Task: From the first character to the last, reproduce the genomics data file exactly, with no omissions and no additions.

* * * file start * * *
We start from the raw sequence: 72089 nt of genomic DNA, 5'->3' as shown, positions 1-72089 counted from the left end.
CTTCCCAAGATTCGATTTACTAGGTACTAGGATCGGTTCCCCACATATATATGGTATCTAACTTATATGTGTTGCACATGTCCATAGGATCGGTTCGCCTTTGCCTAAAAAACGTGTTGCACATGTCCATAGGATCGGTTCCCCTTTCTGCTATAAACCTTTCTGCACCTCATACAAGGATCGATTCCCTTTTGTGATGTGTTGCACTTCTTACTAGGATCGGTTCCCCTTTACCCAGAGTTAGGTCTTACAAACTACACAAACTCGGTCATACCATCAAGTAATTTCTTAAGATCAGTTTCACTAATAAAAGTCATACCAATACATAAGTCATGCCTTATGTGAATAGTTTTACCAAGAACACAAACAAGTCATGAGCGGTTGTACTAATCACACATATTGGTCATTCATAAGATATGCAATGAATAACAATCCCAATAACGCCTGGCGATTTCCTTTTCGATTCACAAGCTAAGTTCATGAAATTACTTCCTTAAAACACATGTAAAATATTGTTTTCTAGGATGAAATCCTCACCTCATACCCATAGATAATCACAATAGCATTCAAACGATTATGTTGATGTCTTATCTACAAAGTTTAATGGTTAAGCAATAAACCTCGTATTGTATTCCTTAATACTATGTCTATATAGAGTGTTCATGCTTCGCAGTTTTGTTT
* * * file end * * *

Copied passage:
We start from the raw sequence: 72089 nt of genomic DNA, 5'->3' as shown, positions 1-72089 counted from the left end.
CTTCCCAAGATTCGATTTACTAGGTACTAGGATCGGTTCCCCACATATATATGGTATCTAACTTATATGTGTTGCACATGTCCATAGGATCGGTTCGCCTTTGCCTAAAAAACGTGTTGCACATGTCCATAGGATCGGTTCCCCTTTCTGCTATAAACCTTTCTGCACCTCATACAAGGATCGATTCCCTTTTGTGATGTGTTGCACTTCTTACTAGGATCGGTTCCCCTTTACCCAGAGTTAGGTCTTACAAACTACACAAACTCGGTCATACCATCAAGTAATTTCTTAAGATCAGTTTCACTAATAAAAGTCATACCAATACATAAGTCATGCCTTATGTGAATAGTTTTACCAAGAACACAAACAAGTCATGAGCGGTTGTACTAATCACACATATTGGTCATTCATAAGATATGCAATGAATAACAATCCCAATAACGCCTGGCGATTTCCTTTTCGATTCACAAGCTAAGTTCATGAAATTACTTCCTTAAAACACATGTAAAATATTGTTTTCTAGGATGAAATCCTCACCTCATACCCATAGATAATCACAATAGCATTCAAACGATTATGTTGATGTCTTATCTACAAAGTTTAATGGTTAAGCAATAAACCTCGTATTGTATTCCTTAATACTATGTCTATATAGAGTGTTCATGCTTCGCAGTTTTGTTT